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Geantraighe, Goltraighe & Suantraighe

from Edward Bunting, Ancient Music of Ireland (Dublin 1840)

Irish geantraí spoken by Gráinne Yeats
Irish goltraí spoken by Gráinne Yeats
Irish suantraí spoken by Gráinne Yeats

Scottish Gaelic geantraighe spoken by Tony Dilworth
Scottish Gaelic goltraighe spoken by Tony Dilworth
Scottish Gaelic suantraighe spoken by Tony Dilworth

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Geantraighe ('in English characters' Geanttraidheacht) - Love - ('Explanation': Music of a graceful and expressive order)

Goltraighe ('in English characters' Gollttraidheacht) - Exciting sorrow ('Explanation': Melancholy music)

Suantraighe ('in English characters' Suanttraidheacht) - Soothing ('Explanation': Sleepy, composing strains)

Bunting's Gaelic spellings are correct for the Early Modern period: for the early (pre-1200) period, where these three kinds of music are often alluded to in the tales, the spellings are gentraige, goltraige, súantraige; for modern Irish geantraí, goltraí, suantraí. They are understood to be compounds of the nouns gean (gen), 'a smile, a laugh', gol, 'weeping', and suan, 'sleep', with traige, which has been interpreted as a noun meaning a musical 'mode' or 'way' (Ogam XVIII [1966]:326-329). Since the three words mainly occur as a triad in fiction, it is probably safest to treat the types of music they denote as fictional, rather than as having any historical importance as musicological 'types'.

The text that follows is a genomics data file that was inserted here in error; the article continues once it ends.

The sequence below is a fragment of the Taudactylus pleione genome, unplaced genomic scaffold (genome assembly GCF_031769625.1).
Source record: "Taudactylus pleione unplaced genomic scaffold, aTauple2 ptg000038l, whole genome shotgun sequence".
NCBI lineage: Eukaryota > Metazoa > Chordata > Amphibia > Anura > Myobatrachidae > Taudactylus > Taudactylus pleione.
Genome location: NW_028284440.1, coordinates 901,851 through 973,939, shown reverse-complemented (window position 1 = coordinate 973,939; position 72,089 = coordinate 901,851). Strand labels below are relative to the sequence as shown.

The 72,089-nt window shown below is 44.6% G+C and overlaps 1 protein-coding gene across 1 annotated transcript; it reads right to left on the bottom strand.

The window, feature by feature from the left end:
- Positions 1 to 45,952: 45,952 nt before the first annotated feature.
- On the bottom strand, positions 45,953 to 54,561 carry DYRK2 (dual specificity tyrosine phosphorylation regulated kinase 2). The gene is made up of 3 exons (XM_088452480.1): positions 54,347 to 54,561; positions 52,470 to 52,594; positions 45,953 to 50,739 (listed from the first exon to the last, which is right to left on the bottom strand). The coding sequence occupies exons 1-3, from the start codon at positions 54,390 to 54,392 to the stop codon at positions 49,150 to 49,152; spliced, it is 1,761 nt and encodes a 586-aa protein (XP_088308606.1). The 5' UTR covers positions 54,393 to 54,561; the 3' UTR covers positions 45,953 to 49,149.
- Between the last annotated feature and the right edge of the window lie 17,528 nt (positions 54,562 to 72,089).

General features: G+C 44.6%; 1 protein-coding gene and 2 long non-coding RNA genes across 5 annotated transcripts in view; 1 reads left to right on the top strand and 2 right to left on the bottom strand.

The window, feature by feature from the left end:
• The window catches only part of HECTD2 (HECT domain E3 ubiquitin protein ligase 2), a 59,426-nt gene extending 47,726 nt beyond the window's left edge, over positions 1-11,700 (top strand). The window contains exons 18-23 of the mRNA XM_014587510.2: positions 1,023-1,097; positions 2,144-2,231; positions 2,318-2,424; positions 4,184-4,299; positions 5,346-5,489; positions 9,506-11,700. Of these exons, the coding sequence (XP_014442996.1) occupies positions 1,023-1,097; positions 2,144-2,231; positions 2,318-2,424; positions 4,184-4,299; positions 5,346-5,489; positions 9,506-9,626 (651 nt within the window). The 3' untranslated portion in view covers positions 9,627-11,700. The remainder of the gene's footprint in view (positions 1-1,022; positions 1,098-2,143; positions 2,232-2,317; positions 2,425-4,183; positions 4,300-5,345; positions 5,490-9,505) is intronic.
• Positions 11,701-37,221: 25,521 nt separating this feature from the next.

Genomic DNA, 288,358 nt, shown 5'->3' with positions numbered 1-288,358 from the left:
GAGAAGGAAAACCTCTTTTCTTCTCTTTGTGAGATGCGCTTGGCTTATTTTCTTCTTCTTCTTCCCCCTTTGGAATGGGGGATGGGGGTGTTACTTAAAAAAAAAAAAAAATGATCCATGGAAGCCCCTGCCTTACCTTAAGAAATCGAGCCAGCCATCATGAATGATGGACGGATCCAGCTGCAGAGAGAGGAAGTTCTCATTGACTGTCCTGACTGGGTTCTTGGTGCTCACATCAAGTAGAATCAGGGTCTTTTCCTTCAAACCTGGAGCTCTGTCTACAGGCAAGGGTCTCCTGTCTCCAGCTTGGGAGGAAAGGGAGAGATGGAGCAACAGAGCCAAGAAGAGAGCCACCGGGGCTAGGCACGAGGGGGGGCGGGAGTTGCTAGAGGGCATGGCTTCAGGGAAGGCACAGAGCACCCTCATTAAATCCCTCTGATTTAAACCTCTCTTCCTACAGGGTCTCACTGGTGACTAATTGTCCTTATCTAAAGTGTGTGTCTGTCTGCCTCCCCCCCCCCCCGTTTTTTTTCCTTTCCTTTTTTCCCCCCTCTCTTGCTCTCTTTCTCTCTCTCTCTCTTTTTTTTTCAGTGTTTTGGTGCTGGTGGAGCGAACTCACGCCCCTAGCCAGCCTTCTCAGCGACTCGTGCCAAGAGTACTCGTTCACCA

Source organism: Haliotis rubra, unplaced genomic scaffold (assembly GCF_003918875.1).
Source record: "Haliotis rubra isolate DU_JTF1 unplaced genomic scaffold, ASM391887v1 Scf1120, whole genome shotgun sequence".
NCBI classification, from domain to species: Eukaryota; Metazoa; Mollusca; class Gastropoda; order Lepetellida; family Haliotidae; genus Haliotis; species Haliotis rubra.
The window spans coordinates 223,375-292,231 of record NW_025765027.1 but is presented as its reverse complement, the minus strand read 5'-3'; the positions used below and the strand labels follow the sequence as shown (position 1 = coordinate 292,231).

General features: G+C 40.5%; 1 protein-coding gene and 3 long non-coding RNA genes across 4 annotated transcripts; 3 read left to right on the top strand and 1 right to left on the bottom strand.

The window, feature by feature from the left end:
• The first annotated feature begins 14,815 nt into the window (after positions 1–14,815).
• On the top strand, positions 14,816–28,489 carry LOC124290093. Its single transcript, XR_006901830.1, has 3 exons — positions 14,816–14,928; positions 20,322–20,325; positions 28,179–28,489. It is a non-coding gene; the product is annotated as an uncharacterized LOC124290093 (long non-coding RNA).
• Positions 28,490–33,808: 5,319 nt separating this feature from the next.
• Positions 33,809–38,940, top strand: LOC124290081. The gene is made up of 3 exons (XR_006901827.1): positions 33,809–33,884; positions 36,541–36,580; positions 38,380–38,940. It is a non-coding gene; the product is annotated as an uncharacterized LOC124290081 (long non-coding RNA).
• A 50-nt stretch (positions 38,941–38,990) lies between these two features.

These -traige words are, in a sense, abstract nouns, and the addition of the common abstract ending -acht in the 'English characters' would have little effect on the meaning. This addition is not well attested elsewhere.

Colm Ó Baoill 2002